LightningTalkTimer

Last modified 4 years ago Last modified on 03/25/2014 03:23:20 PM

A graphical countdown timer for lightning talk presenters and hosts.

Author
Christopher Arndt
Version
0.1b
License
GPL v2
svn co svn://svn.chrisarndt.de/projects/ltt/trunk ltt

Lightning Talk Timer

Author: Christopher Arndt <chris@chrisarndt.de>
Version: 0.1b
license:GPL v2

Overview

Lightning Talk Timer (LTT) displays a countdown timer in a big window (or fullscreen mode) in big white digits on a black background. When started (SPACE key) it starts counting down from the given duration (default: 5 min.) to 0:00. When the countdown timer reaches a certain remaining duration (default: 30 seconds), the timer display changes color to give a visible warning about the impending expiration of the countdown period.

The behaviour and look of the program can be customized through many command line options or by changing default values at the start of the script.

Requirements

Lighnung Talk Timer is based on PyGame and is compatible with Python 2.7. Python 3.2+ support has not been tested.

Installation

Lightning Talk Timer is structured as a self-contained application bundle. Currently it is only available from a Subversion repository. To use it, install PyGame >= 1.9.1 and check out LTT from the repository and run the main.py script located in the top directory:

$ svn checkout svn://svn.chrisarndt.de/projects/ltt/trunk ltt
$ ./ltt/main.py

You can also get a Zip archive of the source code via the Trac source code browser (see link above).

Invocation

usage: main.py [OPTIONS] [SECONDS]

Lightning Talk Timer

positional arguments:
  SECONDS               Duration of countdown timer in seconds (default: 300s)

optional arguments:
  -h, --help            show this help message and exit
  -v, --verbose         Print debugging info to standard output.
  -f, --fullscreen      Start in fullscreen mode (press 'f' to toggle).
  -W PX, --width PX     Width of display in pixels (default: 1600px).
  -H PX, --height PX    Height of display in pixels (default: 900px).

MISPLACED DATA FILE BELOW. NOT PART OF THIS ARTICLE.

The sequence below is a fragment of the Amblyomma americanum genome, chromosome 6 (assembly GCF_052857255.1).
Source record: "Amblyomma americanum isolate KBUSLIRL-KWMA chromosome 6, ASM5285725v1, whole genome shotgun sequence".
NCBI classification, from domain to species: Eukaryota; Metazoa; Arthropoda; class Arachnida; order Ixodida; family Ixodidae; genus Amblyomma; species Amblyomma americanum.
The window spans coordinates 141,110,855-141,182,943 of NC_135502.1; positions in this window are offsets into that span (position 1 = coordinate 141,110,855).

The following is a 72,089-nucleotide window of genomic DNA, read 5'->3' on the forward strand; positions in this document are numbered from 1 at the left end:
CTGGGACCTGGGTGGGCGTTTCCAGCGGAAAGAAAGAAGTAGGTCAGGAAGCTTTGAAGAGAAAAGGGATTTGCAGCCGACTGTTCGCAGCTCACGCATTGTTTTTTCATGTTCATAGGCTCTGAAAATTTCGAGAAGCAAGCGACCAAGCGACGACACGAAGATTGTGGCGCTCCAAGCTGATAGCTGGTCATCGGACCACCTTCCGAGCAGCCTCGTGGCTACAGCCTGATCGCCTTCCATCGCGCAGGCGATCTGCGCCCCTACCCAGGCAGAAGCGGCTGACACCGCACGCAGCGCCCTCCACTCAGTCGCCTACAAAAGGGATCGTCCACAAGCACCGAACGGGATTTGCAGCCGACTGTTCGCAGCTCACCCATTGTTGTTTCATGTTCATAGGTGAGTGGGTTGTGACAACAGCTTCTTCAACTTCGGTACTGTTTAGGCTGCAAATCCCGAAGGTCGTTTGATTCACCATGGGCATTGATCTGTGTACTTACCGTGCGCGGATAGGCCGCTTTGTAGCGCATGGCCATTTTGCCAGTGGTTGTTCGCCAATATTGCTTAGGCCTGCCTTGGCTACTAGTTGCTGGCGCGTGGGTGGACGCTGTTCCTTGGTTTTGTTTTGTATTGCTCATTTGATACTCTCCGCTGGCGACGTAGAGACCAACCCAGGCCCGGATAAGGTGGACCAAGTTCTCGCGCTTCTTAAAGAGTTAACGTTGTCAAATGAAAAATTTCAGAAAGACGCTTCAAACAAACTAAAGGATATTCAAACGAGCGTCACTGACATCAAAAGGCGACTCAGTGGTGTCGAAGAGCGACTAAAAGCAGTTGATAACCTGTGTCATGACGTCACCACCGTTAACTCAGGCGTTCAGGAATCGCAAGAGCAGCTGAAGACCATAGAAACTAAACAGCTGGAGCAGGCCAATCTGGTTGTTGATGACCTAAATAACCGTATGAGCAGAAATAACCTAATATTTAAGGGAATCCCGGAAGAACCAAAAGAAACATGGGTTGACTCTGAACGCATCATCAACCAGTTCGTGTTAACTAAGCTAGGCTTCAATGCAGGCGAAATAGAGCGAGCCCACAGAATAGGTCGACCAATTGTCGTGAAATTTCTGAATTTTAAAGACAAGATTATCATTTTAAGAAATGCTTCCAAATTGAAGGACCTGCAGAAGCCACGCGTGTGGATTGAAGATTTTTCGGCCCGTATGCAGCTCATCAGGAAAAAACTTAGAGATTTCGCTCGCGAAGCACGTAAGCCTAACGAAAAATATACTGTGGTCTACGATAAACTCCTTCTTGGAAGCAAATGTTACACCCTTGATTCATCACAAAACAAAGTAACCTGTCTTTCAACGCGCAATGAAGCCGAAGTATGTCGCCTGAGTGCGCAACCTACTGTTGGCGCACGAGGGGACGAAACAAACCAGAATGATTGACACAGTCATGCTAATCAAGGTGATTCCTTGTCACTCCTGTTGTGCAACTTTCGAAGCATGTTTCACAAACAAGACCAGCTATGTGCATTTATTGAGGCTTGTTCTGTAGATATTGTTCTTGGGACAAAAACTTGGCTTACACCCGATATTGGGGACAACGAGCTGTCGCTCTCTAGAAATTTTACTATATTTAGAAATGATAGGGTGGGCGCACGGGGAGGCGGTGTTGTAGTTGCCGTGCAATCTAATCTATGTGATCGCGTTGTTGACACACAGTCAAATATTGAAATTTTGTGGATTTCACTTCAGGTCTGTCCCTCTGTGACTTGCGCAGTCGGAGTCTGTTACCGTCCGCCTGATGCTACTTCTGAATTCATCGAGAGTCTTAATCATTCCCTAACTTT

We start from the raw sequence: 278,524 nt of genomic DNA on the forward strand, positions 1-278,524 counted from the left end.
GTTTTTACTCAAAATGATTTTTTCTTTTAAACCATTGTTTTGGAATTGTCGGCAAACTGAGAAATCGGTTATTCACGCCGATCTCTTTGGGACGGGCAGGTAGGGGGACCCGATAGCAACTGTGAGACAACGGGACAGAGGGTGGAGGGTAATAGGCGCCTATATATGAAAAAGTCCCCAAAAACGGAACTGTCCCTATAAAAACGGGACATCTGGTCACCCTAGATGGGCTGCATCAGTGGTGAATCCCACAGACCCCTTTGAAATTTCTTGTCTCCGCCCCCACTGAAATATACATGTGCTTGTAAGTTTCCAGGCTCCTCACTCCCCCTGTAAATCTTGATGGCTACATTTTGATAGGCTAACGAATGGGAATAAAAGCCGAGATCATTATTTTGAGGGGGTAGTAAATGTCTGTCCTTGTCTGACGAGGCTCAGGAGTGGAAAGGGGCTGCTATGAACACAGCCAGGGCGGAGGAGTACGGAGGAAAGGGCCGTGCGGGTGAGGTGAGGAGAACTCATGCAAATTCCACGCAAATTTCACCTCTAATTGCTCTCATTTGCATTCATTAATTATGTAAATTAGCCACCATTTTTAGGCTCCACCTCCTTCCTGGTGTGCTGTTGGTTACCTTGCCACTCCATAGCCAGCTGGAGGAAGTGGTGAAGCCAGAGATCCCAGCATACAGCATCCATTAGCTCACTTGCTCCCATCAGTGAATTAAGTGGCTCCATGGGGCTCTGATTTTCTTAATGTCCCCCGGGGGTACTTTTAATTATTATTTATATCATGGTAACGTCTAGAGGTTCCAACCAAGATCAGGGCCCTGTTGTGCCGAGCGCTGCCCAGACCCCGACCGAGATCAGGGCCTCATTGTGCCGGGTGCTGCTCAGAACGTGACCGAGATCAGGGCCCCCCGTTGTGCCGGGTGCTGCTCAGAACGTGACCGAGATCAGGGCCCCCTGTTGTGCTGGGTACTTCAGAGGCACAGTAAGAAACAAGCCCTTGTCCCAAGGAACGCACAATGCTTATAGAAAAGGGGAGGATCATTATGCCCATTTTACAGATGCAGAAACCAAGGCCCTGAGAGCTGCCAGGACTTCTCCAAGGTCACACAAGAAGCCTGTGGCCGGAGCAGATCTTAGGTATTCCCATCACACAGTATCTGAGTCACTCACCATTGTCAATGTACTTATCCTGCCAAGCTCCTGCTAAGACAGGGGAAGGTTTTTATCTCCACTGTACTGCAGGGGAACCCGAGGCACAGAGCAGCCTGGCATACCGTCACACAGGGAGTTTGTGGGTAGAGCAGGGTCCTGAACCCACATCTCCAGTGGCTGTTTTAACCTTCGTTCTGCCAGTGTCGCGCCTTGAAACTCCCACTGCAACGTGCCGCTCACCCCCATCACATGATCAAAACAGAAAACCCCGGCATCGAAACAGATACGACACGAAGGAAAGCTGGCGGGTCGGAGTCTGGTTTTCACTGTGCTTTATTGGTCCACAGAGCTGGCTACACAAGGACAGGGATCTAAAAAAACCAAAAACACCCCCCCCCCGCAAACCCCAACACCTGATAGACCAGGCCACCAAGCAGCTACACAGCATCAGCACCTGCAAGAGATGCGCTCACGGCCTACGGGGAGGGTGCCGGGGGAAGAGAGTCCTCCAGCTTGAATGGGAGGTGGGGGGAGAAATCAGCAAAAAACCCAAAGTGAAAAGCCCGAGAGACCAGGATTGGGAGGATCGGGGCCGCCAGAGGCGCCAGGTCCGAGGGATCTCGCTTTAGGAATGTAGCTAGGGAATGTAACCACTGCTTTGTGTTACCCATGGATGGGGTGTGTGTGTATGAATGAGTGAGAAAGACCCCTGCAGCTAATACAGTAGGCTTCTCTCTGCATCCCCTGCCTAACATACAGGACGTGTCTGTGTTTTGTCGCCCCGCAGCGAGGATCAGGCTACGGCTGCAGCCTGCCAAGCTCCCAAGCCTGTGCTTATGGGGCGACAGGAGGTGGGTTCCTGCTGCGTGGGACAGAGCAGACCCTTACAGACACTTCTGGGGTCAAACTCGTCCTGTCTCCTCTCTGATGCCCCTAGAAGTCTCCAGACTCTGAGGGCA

-F NAME, --font NAME  Name/path of timer display font (default:
                        'tuffy.ttf').
  -r FPS, --fps FPS     Max. display frames per second (default: 100fps).
  -S PX, --size PX      Size of timer display font (default: (display
                        height/3)px ).

The actual default width and height of the display depend on your actual screen resolution. The vertical size is equal to the screen height within a maximum of up to 1080 pixels. The horizontal resolution is the vertical resolution multiplied by the screen aspect ration (e.g. 1.6 for 16:10 screens).

Note

The aspect ratio of the default display size is currently limited to a maximum of 16:9 to prevent over-wide display on multiple-screen setups (see section "Bugs and Limitations" below). You can, however, set any screen size with an arbitrary aspect ratio via the command line options.

Keyboard Commands

SPACE

When timer is stopped: start countdown

When timer is running: pause countdown

When timer is paused: resume countdown

RETURN

When timer is stopped: start countdown

When timer is running/paused: reset countdown

q, ESCAPE
Quit program (without prompting)
f
Toggle fullscreen mode

The following commands only have an effect when the timer is stopped:

+ (plus)
Increase countdown timer by 10 seconds
Shift-+ (Shift and plus)
Increase countdown timer by 1 second
Ctrl-+ (Control and plus)
Increase countdown timer by 1 minute
Ctrl-Shift-+ (Control and Shift and plus)
Increase countdown timer by 10 minute1
- (minus/dash)
Decrease countdown timer by 10 seconds
Shift-- (Shift and minus/dash)
Decrease countdown timer by 1 second
Ctrl-- (Control and minus/dash)
Decrease countdown timer by 1 minute
Ctrl-Shift-- (Control and Shift and minus/dash)
Decrease countdown timer by 10 minute1

The maximum countdown duration is 999 minutes, 59 seconds and the minimum 1 second.

Bugs and Limitations

Detection of screen size and fullscreen mode currently does not work correctly with multiple displays on X Window due to limitations of the SDL 1.2 library used by PyGame. Finding out the current monitor and its size would require adding additional dependencies like Xlib, which I don't really want, or parsing the output of system-dependant command-line tools (i.e. xrandr), which would be an ugly hack and likely to break somewhere or sometime.

Linux users with a multiple screen setup are advised to use the command line options to set the display size.

FilenameSizeUploaded byOnNotes
screenshot_01.png 7.2 KB carndt 4 years ago
screenshot_02.png 6.1 KB carndt 4 years ago
screenshot_03.png 4.3 KB carndt 4 years ago